Notice of Proposed Rulemaking: Grandfathered Group Health Plans and Grandfathered Group Health Insurance Coverage, 26 CFR Part 54; 29 CFR Part 2590; 45 CFR Part 147; 85 Fed. Reg. 42782 (July 15, 2020); Frequently Asked Questions About the Notice of Proposed Rulemaking Regarding Grandfathered Group Health Plans and Grandfathered Group Health Insurance Coverage
The DOL, IRS, and HHS have issued proposed regulations increasing flexibility for grandfathered health plans, as well as related FAQs. Grandfathered plans are group health plans (or health insurance coverage) that have continuously provided coverage since March 23, 2010, and have not undergone certain prohibited design changes since then. These plans are excused from some requirements under the Affordable Care Act (ACA), such as coverage of preventive health services without cost-sharing and the expanded appeals process, although they are subject to other ACA provisions (see our Checkpoint Question of the Week). Grandfathered status can be maintained indefinitely so long as the arrangement continues to cover at least one person, no prohibited design changes are made (including increases in cost-sharing requirements that exceed certain thresholds), and certain disclosure and recordkeeping requirements are met. The proposal follows a February 2019 Request for Information (RFI) that sought input on actions that would enable grandfathered plans to preserve their status (see our Checkpoint article). The proposal would modify current regulations that permit grandfathered plans to increase fixed-amount cost-sharing provisions (e.g., copayments, deductibles, and out-of-pocket maximums) so long as certain thresholds are not exceeded, determined using a Consumer Price Index medical inflation measure (medical CPI-U) (see our Checkpoint article). Here are highlights:
High Deductible Health Plans (HDHPs). Grandfathered HDHPs would be permitted to increase their fixed-amount cost-sharing without losing grandfathered status, if the increase is necessary to maintain HDHP status. Although the annual cost-of-living adjustment to the required minimum HDHP deductible has not yet exceeded the threshold that would cause loss of grandfathered status (see our Checkpoint article), the agencies believe there is value in assuring grandfathered HDHPs that they will be able to increase their cost-sharing to meet a future minimum deductible adjustment without losing grandfathered status.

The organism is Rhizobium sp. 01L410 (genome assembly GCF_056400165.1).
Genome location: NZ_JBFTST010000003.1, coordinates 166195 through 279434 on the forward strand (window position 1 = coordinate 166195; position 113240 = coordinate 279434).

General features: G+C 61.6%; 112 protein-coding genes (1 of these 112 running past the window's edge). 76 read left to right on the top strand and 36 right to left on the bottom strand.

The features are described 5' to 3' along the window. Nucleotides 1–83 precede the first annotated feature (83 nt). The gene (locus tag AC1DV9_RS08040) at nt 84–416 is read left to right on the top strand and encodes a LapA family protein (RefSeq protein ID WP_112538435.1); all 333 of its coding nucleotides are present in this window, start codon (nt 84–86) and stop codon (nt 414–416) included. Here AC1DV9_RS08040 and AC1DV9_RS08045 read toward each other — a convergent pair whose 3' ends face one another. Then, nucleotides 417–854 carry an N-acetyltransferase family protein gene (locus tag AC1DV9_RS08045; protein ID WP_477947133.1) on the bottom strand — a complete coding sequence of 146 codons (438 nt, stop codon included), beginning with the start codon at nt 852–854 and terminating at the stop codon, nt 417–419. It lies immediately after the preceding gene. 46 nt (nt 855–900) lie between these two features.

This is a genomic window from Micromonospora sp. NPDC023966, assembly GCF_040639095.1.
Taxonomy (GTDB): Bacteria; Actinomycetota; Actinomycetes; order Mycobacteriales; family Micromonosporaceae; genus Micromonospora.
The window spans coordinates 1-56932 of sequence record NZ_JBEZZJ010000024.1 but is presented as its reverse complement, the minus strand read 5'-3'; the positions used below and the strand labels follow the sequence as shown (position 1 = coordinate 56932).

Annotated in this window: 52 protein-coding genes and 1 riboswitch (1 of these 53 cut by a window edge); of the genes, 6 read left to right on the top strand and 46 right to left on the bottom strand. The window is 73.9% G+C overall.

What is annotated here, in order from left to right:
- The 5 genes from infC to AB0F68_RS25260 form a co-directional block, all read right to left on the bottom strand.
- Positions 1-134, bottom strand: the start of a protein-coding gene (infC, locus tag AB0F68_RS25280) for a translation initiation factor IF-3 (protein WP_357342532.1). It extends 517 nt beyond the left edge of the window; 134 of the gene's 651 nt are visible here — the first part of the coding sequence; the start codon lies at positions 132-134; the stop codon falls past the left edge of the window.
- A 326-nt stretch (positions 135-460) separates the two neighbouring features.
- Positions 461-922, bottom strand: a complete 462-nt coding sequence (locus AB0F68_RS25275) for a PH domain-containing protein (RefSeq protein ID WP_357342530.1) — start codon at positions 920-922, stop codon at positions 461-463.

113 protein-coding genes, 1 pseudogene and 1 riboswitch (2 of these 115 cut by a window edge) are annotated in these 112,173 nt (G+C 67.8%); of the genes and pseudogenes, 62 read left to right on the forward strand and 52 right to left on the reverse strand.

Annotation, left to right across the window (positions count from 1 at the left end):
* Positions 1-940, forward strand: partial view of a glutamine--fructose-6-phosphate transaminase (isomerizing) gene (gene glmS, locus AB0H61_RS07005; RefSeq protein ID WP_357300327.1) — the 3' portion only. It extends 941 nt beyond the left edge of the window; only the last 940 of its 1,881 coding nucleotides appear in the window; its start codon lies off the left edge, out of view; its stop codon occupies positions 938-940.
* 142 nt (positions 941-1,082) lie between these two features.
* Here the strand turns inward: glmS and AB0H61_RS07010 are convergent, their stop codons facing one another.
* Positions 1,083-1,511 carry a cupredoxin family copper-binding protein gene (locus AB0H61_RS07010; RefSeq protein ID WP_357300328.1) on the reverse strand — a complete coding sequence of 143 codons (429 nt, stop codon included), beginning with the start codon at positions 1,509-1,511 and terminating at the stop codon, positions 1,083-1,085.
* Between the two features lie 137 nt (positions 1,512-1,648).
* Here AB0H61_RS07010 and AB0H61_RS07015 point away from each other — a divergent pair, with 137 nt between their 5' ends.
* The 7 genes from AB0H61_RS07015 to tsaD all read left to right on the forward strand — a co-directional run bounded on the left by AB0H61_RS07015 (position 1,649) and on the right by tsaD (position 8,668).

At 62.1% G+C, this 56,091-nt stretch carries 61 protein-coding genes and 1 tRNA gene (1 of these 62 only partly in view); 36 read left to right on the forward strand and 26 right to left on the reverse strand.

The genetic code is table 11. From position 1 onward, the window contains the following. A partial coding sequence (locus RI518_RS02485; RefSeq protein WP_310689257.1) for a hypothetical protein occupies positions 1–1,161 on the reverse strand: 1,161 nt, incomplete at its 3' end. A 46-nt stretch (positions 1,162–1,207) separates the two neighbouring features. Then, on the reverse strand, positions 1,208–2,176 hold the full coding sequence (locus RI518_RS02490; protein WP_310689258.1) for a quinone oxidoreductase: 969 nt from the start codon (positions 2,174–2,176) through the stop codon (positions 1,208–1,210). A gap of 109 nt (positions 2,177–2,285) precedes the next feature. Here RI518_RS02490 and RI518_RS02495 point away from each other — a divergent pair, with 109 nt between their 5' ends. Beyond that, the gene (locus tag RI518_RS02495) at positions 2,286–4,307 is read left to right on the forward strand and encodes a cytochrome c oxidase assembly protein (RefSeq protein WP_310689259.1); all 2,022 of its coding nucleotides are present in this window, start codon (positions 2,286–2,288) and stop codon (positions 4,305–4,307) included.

Alternative Inflation Adjustment. The proposal would permit cost-sharing increases determined, in part, by reference to the greater of the medical CPI-U or the most recently published annual premium adjustment percentage, which is used to set the rate of increase for certain ACA parameters (see our Checkpoint article). Because the agencies anticipate that the premium adjustment percentage index will continue to grow faster than the medical CPI-U, they believe that the proposed alternative method would give grandfathered plans the flexibility to make cost-sharing changes that would otherwise result in a loss of grandfathered status. They also view the premium adjustment percentage as the best existing measure of underlying cost increases for grandfathered group health plans.
EBIA Comment: The proposal includes updated statistics on grandfathered plans: In 2019, approximately 22% of employers that offered health benefits offered at least one grandfathered group health plan (down from 72% in 2011), and 13% of workers with employer-sponsored coverage were enrolled in a grandfathered group health plan in 2019 (down from 56% in 2011). Although the number of grandfathered plans has decreased each year since the ACA was enacted, the agencies believe that some employers, insurers, and participants continue to find value in grandfathered plans. For more information, see EBIA’s Health Care Reform manual at Section VI (“Grandfathered Health Plans”) and EBIA’s Consumer-Driven Health Care manual at Section X (“HSAs: Required HDHP Coverage”).
Contributing Editors: EBIA Staff.